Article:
ENCINITAS — The Encinitas Union School District has created a new advisory committee to revive plans for selling or leasing the old Pacific View Elementary School site, but the issue is generating opposition from neighbors and community members.
The school was officially closed in 2003 due to lack of student enrollment and the age and poor condition of the school facilities according to district officials. They maintained that the property should be redeveloped to produce a revenue stream to support the other nine elementary school sites that make up the district in Encinitas and south Carlsbad. For three years the site served as the city’s temporary public works yard, storage facility and meeting rooms with a $1 per year lease agreement.
The Pacific View School site is more than 125 years old. The land was donated to the community in 1883 by town founder John Pitcher specifically to be used as a school site.
The district went back to the drawing board in 2005, after its initial plans to redevelop the site into a medical and dental office building were soundly rejected by the downtown community. Residents and business owners, joined by the Downtown Encinitas MainStreet Association, objected to the density and aesthetics of the planned building, which would have generated too much traffic and not been a good fit with the existing character of the eclectic neighborhood they said.
Shortly after his arrival at the district, former Superintendent Lean King helped form the Pacific View Citizens’ Advisory Group in an effort to develop plans for the 2.82-acre site with the input of neighbors and the business community.
The Planning Commission sent the district back to the drawing board July 24, 2008, when it declined to approve a request to rezone the site of the former Pacific View Elementary School from a “public-facilities” use designation to so called mixed-use that would allow a combination of businesses and residential to occupy the land.
Among the top concerns were traffic, parking and building heights. Commissioners and neighbors questioned the 33-foot height proposal in an area zoned for 30-foot height limits.
The district is currently working with the city on a renewed application to rezone the site for residential use according to current Superintendent Timothy Baird. The new zoning would allow up to 42 homes if approved.
A new advisory group, the so-called “7-11 committee”, has met twice in the past month to discuss whether the site should be declared “surplus” so that it can be sold or leased. It is scheduled to present the school board with its findings in January.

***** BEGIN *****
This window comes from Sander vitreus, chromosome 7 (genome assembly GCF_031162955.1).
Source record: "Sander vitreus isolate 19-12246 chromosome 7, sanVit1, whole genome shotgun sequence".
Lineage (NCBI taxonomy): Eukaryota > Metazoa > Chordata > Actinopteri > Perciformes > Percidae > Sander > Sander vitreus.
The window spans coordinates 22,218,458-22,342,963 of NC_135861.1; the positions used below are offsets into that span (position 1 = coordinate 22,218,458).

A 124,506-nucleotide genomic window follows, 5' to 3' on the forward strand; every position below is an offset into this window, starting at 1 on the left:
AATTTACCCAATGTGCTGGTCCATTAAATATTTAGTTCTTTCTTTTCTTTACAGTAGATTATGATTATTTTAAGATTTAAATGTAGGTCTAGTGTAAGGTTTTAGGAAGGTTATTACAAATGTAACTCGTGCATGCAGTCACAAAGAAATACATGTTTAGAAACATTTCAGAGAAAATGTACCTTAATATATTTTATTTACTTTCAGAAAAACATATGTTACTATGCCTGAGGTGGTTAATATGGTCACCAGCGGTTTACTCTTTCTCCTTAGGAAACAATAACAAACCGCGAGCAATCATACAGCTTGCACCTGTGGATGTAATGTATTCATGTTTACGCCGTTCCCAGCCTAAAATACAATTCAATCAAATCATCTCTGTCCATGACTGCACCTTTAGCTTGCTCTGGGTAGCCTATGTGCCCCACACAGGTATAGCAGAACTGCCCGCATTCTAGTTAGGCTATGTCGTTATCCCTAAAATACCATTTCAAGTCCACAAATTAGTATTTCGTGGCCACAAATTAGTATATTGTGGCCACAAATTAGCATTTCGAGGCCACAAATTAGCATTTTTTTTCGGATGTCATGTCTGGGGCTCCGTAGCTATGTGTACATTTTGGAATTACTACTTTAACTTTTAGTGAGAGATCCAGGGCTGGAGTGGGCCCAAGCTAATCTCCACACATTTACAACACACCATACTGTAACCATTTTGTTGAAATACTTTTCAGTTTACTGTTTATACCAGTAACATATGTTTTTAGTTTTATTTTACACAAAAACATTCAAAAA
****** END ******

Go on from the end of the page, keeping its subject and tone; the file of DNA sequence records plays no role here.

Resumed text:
Encinitas resident Sarah Garfield served on that committee from February 2006 until her resignation in August 2008. She opposes plans to designate the site as “surplus.” Instead, Garfield and Bill Sparks make the case to preserve the school house based on several factors, including the possibility that it will be needed as use for a school.
Garfield maintains that the use of San Diego Association of Government’s 2030 Regional Growth Forecast numbers does not look far enough into the future. “But is 2030, only 20 years away, really enough of a demographic projection to sell off a 125-year-old school site property? What about the year 2050? 2075? 2100?” she asked in a letter to the district’s newest advisory committee.
Tom Deak, who lives two blocks away from the school site, said that whatever decision is made should include the value of the site to the entire community.
“I’d love to see it remain a school. I don’t know if that’s a practical expectation at this point,” he said. “I’d also like to see it as a park.” Deak said he would like some acknowledgement from the school district that the property is a community asset.
Although the district has denied that the Naylor Act applied to the property, the district valued the property using the state law formula that allows for the property to be sold below market value when it presented an offer for sale to the city in June of this year. City Council passed on the purchase price of $10 million.
“I don’t agree with their position as to why the Naylor Act doesn’t apply,” Deak said. “I find it troubling that they are going to these lengths to avoid a law that I think is for the betterment of the entire community.” Baird disagreed saying that the law is a nonissue.
“I think planned properly this could be a nice addition to the downtown area rather than just more housing,” Deak said.